Sunday, July 14, 2024
HomeHealthAssistance for Chewing, Swallowing, and Dysphagia Difficulties

Assistance for Chewing, Swallowing, and Dysphagia Difficulties

Shortly after being diagnosed with Sjogren’s syndrome, an immune system disorder that causes dry mouth, Debbie McClure sat down to a roast beef dinner. Still adjusting to her condition, she didn’t realize how difficult swallowing would be without enough saliva, especially with dry foods like her overcooked roast beef.

“I tried to swallow a bite, but it got stuck in my throat,” says McClure, a writer from Ontario, Canada. She had to sip water slowly to dislodge the food.

Medical conditions that affect chewing or swallowing can make eating a challenging task. Pain in the mouth, jaw stiffness, or dental problems can make it hard to chew solid foods. Dysphagia, a condition that causes delays in swallowing, can also make it difficult to swallow without coughing or choking.

“If you have trouble swallowing, even with pills, inform your physician,” says Brian Hedman, a specialist in swallowing disorders at Cleveland Clinic. “A speech pathologist can assess the issue and provide techniques to help you swallow safely.”

Here are six tips to ensure you can eat without any problems.

Varying tastes, temperatures, and textures in your diet can keep your mouth attentive and functioning properly, according to Hedman.

Alternate between cold and tart foods like lemon ice and warm, bland choices like mashed potatoes.

During meals and for up to an hour after eating, maintain a 90-degree posture with a slight forward tilt of your head, suggests Hedman.

“If you have difficulty moving food around in your mouth, try reclining,” he advises. “Sitting upright is the best position for eating and drinking otherwise.”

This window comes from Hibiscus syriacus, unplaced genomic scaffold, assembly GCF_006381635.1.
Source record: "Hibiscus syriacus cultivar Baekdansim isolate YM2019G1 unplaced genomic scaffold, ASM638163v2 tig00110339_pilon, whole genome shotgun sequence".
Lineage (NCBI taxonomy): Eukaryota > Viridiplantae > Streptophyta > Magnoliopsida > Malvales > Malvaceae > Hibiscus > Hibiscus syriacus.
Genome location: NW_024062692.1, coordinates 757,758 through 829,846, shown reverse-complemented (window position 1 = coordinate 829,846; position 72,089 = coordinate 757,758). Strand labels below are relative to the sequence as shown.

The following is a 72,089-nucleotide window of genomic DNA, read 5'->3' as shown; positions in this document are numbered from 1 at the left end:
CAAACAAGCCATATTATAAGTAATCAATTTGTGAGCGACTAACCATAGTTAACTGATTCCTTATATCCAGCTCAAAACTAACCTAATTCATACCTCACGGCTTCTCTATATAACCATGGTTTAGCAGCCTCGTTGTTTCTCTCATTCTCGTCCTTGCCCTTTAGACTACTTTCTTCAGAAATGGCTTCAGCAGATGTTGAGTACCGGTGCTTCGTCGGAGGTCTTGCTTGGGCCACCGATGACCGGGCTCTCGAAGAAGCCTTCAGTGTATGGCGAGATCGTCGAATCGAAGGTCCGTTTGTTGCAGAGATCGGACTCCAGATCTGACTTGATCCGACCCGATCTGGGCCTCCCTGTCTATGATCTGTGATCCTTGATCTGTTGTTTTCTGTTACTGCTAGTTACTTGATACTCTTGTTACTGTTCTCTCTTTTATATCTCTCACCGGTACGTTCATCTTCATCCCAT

Staying focused during meals is crucial, especially for individuals who have had a stroke or are in the early stages of dementia, says Kristi King, RDN, a spokesperson for the Academy of Nutrition and Dietetics.

“People with Alzheimer’s may be more distracted by an open window or television than by the food in their mouth,” she explains.

Before eating, use a disposable oral swab or brush your teeth to moisten your mouth for easier swallowing, recommends Hedman.

Keep a drink on hand while eating. McClure sips water or a non-carbonated beverage between every bite to help move food along. If thin liquids cause coughing, use a liquid thickener to make it easier to swallow without altering the taste.

“I avoid antihistamines in medications like cold or allergy tablets, as they can dry out my mouth, eyes, and nose,” McClure adds.

Cut solid foods into small pieces to reduce the risk of choking.

“I’ve learned to cut even finger foods into tiny portions,” says McClure. “When having snacks like chips or popcorn, I eat slowly, one piece at a time, in small bites.”

You may need to swallow multiple times per bite or sip. If food or liquid gets stuck in your throat, cough gently or clear your throat before trying to swallow again.

“Try alternating between bites and sips,” suggests Hedman. “If you struggle to drink through a straw, shorten it for easier passage of liquid.”


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